The next day Ben (remember the nephew from the ball game earlier) and his wife Julie (they have four children) hosted a backyard pool party in the suburbs. Beth stayed here in Chicago to meet her niece Jen and Jen’s friends for breakfast.
I stayed home and took a long nap.
That evening, Brian and company, Beth, I and Marilee (that’s a sister, remember) convened at Hackney’s. It was great to get to talk to everyone, especially to Brian, who has some fantastic stories, worthy of their own space, about Japan and its culture and his photography.
Sox win. Cubs lose. Love my flag.
The finale: The Sunday afternoon Cubs-Sox game. The Cubs got the better of it for the first two games of the series. But I was confident. Chris Sale was pitching that day. That usually means good things for the Sox. I knew I’d be going along with the group to the Sunday game, and when I saw the pitching matchup earlier in the week, I got a brilliant and evil idea.
The Cubs have a tradition: when the Cubs win, they fly a W flag at Wrigley Field. When they lose, they, to their credit, also fly an L flag. The Cub fans have taken to flying W flags in the stands when their baby bears manage to win a game. They love doing it. Especially when they invade stadiums on the road.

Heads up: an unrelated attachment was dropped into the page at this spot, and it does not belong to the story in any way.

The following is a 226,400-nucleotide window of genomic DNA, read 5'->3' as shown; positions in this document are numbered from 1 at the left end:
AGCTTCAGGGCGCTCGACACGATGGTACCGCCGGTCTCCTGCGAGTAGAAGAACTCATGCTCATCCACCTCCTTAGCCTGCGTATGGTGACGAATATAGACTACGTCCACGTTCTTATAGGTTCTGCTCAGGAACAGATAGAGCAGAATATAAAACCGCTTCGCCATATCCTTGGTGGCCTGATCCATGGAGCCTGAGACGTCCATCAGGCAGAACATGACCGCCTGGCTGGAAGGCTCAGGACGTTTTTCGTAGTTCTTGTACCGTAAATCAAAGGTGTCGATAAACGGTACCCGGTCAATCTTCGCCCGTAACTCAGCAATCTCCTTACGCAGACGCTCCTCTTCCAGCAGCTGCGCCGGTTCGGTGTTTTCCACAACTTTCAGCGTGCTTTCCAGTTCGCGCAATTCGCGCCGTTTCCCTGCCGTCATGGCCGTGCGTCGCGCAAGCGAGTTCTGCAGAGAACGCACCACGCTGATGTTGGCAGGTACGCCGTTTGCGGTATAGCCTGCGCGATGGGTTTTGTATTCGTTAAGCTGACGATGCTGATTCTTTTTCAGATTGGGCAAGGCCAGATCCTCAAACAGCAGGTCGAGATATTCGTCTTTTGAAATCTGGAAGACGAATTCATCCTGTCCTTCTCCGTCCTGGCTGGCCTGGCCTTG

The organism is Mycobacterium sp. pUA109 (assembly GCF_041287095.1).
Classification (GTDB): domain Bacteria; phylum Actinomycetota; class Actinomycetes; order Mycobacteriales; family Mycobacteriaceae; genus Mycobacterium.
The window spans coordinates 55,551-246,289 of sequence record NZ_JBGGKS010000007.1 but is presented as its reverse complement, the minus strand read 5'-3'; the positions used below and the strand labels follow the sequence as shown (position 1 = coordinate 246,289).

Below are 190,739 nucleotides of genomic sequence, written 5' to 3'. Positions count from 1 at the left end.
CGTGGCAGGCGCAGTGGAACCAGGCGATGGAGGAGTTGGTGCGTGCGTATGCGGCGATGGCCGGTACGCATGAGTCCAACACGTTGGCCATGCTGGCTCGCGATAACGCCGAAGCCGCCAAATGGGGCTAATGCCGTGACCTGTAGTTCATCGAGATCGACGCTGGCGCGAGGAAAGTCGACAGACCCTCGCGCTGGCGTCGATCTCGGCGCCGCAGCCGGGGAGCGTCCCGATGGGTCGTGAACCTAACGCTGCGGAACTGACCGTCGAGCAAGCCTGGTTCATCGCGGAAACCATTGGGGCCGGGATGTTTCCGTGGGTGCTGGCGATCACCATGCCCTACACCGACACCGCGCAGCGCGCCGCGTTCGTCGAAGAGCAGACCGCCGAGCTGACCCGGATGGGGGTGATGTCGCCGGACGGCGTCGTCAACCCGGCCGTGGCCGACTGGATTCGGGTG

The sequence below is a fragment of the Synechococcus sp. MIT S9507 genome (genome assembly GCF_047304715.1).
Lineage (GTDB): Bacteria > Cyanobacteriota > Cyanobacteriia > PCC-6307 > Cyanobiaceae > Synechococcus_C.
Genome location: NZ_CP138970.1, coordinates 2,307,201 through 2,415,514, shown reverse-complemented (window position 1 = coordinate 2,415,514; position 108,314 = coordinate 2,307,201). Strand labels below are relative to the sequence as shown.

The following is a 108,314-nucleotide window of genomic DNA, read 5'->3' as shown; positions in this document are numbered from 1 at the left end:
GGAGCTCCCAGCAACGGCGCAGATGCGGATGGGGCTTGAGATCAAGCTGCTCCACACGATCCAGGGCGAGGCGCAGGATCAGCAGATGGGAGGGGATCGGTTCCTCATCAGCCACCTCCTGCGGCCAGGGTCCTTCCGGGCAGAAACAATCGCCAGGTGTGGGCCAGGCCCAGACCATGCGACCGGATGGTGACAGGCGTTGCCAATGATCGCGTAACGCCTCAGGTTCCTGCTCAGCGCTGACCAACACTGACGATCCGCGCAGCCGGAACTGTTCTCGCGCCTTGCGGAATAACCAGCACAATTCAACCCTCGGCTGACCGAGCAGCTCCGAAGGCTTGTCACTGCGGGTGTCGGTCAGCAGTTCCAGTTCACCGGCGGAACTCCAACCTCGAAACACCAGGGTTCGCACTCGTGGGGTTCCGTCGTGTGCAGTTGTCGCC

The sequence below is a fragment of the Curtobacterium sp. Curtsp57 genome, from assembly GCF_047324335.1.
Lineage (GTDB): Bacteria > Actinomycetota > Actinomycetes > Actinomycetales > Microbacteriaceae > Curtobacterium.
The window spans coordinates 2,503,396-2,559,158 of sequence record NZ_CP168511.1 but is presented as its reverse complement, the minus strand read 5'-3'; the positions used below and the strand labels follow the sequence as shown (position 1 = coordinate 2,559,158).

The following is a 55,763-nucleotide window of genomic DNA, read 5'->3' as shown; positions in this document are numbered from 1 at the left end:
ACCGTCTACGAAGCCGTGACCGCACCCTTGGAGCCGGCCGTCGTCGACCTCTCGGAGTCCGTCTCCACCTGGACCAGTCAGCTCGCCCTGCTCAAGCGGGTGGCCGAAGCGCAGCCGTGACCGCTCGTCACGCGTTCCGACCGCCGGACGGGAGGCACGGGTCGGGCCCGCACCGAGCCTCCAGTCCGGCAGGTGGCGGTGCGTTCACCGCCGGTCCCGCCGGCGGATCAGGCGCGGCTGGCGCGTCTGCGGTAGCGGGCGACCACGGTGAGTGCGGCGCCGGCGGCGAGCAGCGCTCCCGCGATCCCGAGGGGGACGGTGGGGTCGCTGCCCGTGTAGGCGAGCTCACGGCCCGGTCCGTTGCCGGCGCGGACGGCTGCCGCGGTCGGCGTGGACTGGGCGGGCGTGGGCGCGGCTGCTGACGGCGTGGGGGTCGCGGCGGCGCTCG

Somehow, unlike the organization, they don’t unfurl the L flag after a loss.
Anyway. Sunday afternoon. White Sox leading 3-0 after a dominating, 15-strikeout game by Chris Sale. Top of the ninth inning. Two out. I reach into my pocket. And then…a home run by Jorge Soler off our closer David Robertson. I took my hand out of my pocket.
Then an infield single. Argh. Homer ties it.
Then…a bouncer to second. Sox win!
With that, I reached back into my pocket and unfurled the beautiful L flag I’d ordered earlier that week (yes, they sell them) and that had arrived just in time. Me and that flag are on a lot of Sox fans’ Facebook pages today.
I was with Brian, Bev, Stacey, Ben, Ben’s son Colin—all Cub fans. But they took crazy Uncle Mike’s antic in stride. (Stacey’s husband Ryan was also there, but being a Detroit Tigers fan, he was agnostic.)
I paraded the flag down the ramp, drawing a lot of “awesome dudes” along the way. I was spritzed by water by a Cub fan, but thankfully, nobody slugged me.
We rode the Red Line home, where Brian, Bev and crew collected their luggage before heading to Union Station for the train home to Michigan.
Before they left, Brian, gave me a Hanshin Fighting Tigers jersey. Brian has become a big Japanese baseball fan, and the Fighting Tigers have an especially funky history. They have a curse, like the Cubs, only instead of a goat, theirs involves KFC (yes, the chicken place). All I can say is the jersey is really cool.
Thanks for that, Brian, and thanks especially for visiting. And thanks Finkes, all XXXXX of you, for a great weekend. I need another nap, though.